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How to turn a variable name into a string?

I'd like to do something like the following:

a = 1; b = 2; c = None
mylist = [a, b, c]
for my in mylist:
if my is None:
print 'you have a problem with %s' % my #this line is problematic
You have a problem with None
What I want to see in the output is: You have a problem with c


How do I convert a variable name into a string?

thanks!

--
Stewart Midwinter
st*****@midwint er.ca
st************* **@gmail.com
Jul 18 '05 #1
11 21714
Stewart Midwinter wrote:
I'd like to do something like the following:

a = 1; b = 2; c = None
mylist = [a, b, c]
for my in mylist:
if my is None:
print 'you have a problem with %s' % my #this line is problematic
You have a problem with None
What I want to see in the output is:You have a problem with c


How do I convert a variable name into a string?


You cannot. In the above example, when you hit
the None item in the list, there is only one None
object in existence, and three different names
"bound" to it: c, my, and the third spot in the
list. (Think of this "bound" thing as being like
strings attaching a variety of names to the item
itself.)

Given the object "None" then, how can Python know
which of the names you intended? More to the
point, by the time you've finished creating the
list mylist, the connection to "c" is long gone.
It is exactly as though you had typed this instead:
mylist = [1, 2, None]

There are doubtless other ways to accomplish what
you are really trying to do (display some sort of
information for debugging purposes?), but with a
contrived example it's a little hard to pick the
best...

By the way, this sort of thing should be well
covered by the FAQ entries, if you read them.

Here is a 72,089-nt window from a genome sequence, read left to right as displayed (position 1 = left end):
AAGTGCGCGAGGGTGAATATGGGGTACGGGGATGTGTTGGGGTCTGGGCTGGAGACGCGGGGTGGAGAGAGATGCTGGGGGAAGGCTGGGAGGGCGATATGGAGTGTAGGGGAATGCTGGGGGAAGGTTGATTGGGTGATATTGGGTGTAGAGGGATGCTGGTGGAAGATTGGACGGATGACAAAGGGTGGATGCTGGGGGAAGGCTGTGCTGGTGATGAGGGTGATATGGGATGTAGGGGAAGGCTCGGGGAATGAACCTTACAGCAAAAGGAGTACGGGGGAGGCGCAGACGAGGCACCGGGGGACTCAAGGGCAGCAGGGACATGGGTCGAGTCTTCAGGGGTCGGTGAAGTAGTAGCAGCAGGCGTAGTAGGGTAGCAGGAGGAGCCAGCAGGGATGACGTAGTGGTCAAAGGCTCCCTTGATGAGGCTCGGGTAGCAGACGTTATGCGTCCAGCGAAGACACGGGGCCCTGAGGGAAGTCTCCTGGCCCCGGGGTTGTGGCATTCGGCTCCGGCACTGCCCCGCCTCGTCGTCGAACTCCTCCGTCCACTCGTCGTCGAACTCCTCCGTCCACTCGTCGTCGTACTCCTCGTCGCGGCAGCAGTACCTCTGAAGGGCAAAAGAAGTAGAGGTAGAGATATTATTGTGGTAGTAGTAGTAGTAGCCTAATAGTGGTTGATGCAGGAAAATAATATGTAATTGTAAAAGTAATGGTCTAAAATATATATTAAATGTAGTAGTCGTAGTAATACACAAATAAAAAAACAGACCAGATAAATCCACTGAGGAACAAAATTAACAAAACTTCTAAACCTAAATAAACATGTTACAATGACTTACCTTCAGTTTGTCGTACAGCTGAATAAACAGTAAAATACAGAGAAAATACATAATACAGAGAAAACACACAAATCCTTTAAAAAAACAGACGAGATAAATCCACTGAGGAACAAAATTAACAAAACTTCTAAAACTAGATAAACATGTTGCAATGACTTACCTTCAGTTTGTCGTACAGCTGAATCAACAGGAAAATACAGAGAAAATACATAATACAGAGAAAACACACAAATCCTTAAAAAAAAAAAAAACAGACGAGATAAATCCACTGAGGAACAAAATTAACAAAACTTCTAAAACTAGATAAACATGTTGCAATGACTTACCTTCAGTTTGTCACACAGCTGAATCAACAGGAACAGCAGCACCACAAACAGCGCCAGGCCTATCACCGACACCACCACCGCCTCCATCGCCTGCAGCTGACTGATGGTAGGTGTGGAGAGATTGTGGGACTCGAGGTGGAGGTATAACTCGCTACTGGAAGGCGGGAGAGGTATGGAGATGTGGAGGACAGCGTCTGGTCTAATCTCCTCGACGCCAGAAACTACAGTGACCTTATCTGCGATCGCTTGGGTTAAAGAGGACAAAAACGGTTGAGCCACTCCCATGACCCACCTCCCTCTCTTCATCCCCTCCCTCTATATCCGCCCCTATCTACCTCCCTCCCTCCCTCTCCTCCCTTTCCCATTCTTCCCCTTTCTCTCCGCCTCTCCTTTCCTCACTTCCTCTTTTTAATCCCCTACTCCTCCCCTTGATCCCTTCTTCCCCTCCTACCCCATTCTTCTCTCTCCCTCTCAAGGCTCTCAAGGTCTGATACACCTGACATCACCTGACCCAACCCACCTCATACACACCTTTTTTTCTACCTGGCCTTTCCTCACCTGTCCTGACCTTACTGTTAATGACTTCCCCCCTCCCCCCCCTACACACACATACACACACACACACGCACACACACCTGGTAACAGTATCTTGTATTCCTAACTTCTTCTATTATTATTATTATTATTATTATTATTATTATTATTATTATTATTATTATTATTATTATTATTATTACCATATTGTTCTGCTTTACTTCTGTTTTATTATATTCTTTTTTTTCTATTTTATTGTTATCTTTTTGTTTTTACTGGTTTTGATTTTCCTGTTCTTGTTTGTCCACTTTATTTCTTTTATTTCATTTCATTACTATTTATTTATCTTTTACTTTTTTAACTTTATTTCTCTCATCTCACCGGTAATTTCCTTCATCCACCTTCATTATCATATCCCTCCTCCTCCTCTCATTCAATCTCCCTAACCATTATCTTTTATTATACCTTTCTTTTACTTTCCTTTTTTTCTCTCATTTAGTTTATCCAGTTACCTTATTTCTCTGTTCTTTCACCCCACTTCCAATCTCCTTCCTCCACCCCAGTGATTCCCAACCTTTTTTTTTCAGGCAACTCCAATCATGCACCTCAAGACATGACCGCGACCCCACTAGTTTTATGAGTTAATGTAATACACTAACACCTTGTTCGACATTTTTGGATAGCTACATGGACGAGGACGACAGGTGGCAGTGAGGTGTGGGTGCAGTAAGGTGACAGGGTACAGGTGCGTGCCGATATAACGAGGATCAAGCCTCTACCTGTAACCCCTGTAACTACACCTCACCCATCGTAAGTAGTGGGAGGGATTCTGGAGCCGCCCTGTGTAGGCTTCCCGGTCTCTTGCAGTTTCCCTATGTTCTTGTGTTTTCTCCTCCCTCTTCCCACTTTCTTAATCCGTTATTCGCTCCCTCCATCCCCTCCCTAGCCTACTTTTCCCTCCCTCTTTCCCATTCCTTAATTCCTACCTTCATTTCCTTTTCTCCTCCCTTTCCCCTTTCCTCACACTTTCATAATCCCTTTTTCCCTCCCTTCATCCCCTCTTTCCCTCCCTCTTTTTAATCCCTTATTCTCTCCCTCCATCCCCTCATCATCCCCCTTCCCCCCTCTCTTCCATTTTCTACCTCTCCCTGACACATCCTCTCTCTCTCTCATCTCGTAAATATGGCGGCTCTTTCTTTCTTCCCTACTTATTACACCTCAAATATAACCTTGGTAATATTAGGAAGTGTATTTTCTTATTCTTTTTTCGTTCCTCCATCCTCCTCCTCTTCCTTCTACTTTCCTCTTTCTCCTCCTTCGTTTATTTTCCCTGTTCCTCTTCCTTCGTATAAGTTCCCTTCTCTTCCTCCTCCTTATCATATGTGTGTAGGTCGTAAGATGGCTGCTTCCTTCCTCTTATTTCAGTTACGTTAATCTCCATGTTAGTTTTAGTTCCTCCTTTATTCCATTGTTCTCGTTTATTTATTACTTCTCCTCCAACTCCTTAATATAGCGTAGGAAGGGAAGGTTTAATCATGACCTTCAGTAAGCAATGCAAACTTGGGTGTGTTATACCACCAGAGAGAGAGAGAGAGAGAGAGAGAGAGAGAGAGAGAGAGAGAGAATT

See, for example,
http://www.python.org/doc/faq/progra...e-of-an-object

-Peter
Jul 18 '05 #2
Any given Python object may be bound to multiple names or none at all,
so trying to find the symbol(s) which reference an object is sort of
quixotic.

In fact, you've got None referenced by both "my" and "c" in this
example, and in a more complicated program None will be referenced by
dozens symbols because it's unique [e.g. (a == None, b == None)
necessitates (a is b) == True]

You could try using "is" to match it with something in the namespace,
though. This might do what you want.

def names(thing):
return [name for name,ref in globals().iteri tems() if ref is thing]

a = 1; b = 2; c = None

mylist = [a,b,c]
for my in mylist:
if my is None:
print 'you have a problem with %s' % names(my)
-------------

Although it would be much simpler to rewrite your code like this:

a = 1; b = 2; c = None

mylist = ['a','b','c']
for my_name in mylist:
my = eval(my_name)
if my is None:
print 'you have a problem with %s' % my_name

Jul 18 '05 #3
Hi Stewart,

what about the other way, string -> var and not var -> string?

My suggestion:
mylist = ["a", "b", "c"]
for my in mylist:
if locals()[my] == None:
print "you have a problem with %s" % my

Paolo

Stewart Midwinter wrote:
I'd like to do something like the following:

a = 1; b = 2; c = None
mylist = [a, b, c]
for my in mylist:
if my is None:
print 'you have a problem with %s' % my #this line is problematic

You have a problem with None

What I want to see in the output is:
You have a problem with c

How do I convert a variable name into a string?

thanks!

Jul 18 '05 #4
Stewart Midwinter wrote:
I'd like to do something like the following:

a = 1; b = 2; c = None
mylist = [a, b, c]
for my in mylist:
if my is None:
print 'you have a problem with %s' % my #this line is problematic
You have a problem with None

What I want to see in the output is:
How do I convert a variable name into a string?


I think you actually want the opposite:

a = 1; b = 2; c = None
mylist = ['a', 'b', 'c']
for my in mylist:
if globals()[my] is None:
print 'you have a problem with %s' % my
Jul 18 '05 #5
lots of good answers there, and quickly, too!

I can see that I need to explain a bit further what I'm up to.

I have a number of variables (environmental variables, actually), most
of which will have a value. But some may not have been found by
os.environ.get( ), so I set those to None. Now, if any of them are None,
the app cannot proceed, so I want to test for this and warn the user.